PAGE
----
John Hannah
annah played tackle and guard for the University of Alabama under Coach Paul "Bear" Bryant from 1970 until 1972, and earned All American honors twice, in 1971 and then was a Consensus All American his senior year in 1972. During his tenure Hannah was part of an SEC championship-winning team. He was named to the University of Alabama All-Century Team and also to the Alabama 1970s All-Decade team. During his time at Alabama he also participated in wrestling, the shot put, and the discus throw. Hannah was inducted into the College Football Hall of Fame in 1999. Bryant would later say that Hannah was the greatest lineman he ever coached. Hannah joined the Patriots in 1973 as the 4th overall pick in the 1973 NFL Draft. He played his entire professional career in New England. While considered somewhat short by NFL standards, Hannah made up for this with great speed and quickness as well as powerful legs. Hannah excelled as a pass protector, run blocker and as the pulling guard on sweeps. Hannah's commitment level to football was very high and he expected the same from each of his teammates, sometimes becoming quite angry if he did not feel that they were complying.Hannah started the first thirteen games of his rookie season of 1973 until a freak leg injury forced him to miss the final game of the year. Along with tackle Leon Gray, the two formed what was generally considered the best guard/tackle tandem in the NFL during the mid to late 1970s. Gray and Hannah also combined with tight end Russ Francis to form one of the strongest left-side trios in the league. Hannah anchored the 1978 offensive line that set a still-standing NFL record with 3,165 rushing yards. Hannah missed only five games out of a possible 191 because of injuries during his career. He also missed the first three games of the 1977 season due to he and Gray both holding out because of contract disputes. The Patriots finished with a winning record seven times and had only three losing seasons during Hannah's thirteen-year career. In 1985, Hannah helped guide the team to its first AFC title and Super Bowl appearance. Hannah retired from the NFL after playing in Super Bowl XX. Hannah was named All-Pro 10 times (1976–1985) and All-AFC 11 times (1974, 1976–1985). He was also selected to play in 9 Pro Bowls. He was voted the Seagram's Seven Crowns of Sports Offensive Lineman of the Year Award in both 1978 and 1980 and was the winner of the NFLPA - Coca-Cola Offensive Lineman of the Year Award (selected by a vote of NFL players) for four straight years (1978–81). He is also one of the few players to have been named to the NFL All-Decade Team twice, as Hannah was selected to both the 1970s and 1980s All-Decade Teams (joining an elite group of players who have achieved this including Walter Payton). Hannah was also selected to the NFL 75th Anniversary All-Time Team, being the #1 guard in the team. In 1991, he became the first Patriots player to be inducted into the Pro Football Hall of Fame. He and Andre Tippett are the only members of the Hall of Fame to have spent their entire career with the Patriots. In 1999, he was ranked number 20 on The Sporting News' list of the 100 Greatest Football Players, the highest-ranking Patriot, the highest-ranking guard, and the second-ranked offensive lineman behind Anthony Muñoz.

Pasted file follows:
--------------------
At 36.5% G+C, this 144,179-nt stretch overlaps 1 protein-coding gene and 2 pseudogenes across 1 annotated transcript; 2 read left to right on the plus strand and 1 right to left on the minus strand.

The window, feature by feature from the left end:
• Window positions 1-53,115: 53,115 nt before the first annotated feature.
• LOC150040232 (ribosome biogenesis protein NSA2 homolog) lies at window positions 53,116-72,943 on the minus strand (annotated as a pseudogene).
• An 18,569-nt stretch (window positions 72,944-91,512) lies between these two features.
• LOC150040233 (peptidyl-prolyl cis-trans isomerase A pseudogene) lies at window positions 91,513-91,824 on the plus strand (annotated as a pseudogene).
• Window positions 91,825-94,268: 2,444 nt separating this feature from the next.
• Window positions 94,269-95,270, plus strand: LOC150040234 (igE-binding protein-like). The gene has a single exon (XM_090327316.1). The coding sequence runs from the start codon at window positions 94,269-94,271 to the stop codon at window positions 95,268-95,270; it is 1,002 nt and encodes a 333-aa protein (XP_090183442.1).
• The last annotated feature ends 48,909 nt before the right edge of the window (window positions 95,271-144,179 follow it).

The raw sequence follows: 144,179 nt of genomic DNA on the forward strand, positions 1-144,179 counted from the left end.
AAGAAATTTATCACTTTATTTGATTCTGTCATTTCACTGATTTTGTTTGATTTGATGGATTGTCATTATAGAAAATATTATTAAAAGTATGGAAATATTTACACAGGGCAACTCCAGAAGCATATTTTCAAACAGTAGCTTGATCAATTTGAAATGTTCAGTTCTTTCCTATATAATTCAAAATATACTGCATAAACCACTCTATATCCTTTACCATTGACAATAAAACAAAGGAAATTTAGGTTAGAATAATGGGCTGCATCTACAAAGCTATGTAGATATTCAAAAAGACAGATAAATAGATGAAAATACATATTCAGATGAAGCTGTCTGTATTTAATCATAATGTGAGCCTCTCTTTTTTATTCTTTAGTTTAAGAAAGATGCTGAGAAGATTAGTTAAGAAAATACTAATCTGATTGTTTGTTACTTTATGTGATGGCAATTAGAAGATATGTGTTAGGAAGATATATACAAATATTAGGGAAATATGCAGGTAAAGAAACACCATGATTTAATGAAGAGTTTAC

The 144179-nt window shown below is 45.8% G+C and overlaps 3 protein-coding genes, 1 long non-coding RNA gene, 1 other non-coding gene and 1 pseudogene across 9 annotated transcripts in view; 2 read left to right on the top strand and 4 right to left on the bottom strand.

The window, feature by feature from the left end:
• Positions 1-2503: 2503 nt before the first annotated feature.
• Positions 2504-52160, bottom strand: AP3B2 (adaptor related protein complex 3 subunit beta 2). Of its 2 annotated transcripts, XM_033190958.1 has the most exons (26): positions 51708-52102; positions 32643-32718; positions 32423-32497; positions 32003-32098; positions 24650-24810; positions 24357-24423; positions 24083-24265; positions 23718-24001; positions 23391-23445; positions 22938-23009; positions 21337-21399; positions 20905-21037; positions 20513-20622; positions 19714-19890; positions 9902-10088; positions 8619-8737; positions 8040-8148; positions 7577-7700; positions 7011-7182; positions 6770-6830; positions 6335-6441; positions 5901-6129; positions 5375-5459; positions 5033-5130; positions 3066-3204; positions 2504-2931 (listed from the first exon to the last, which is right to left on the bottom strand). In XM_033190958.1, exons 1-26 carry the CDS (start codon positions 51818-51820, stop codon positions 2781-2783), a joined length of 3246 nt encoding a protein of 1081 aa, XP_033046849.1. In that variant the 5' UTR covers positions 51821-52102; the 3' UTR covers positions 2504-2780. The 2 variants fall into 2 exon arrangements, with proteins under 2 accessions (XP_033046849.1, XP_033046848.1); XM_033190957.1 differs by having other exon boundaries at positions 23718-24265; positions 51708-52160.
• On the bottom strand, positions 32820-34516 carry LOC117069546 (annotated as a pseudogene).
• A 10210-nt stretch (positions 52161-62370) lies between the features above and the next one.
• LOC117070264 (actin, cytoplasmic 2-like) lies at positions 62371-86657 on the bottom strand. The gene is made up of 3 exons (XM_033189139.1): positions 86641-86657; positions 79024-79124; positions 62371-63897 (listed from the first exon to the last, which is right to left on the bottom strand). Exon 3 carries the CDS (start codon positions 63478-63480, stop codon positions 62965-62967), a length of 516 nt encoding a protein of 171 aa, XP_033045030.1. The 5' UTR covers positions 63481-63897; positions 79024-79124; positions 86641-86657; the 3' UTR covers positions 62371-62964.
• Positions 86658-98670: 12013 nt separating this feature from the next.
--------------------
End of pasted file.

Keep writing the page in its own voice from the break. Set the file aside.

John at the Pro Football hall of Fame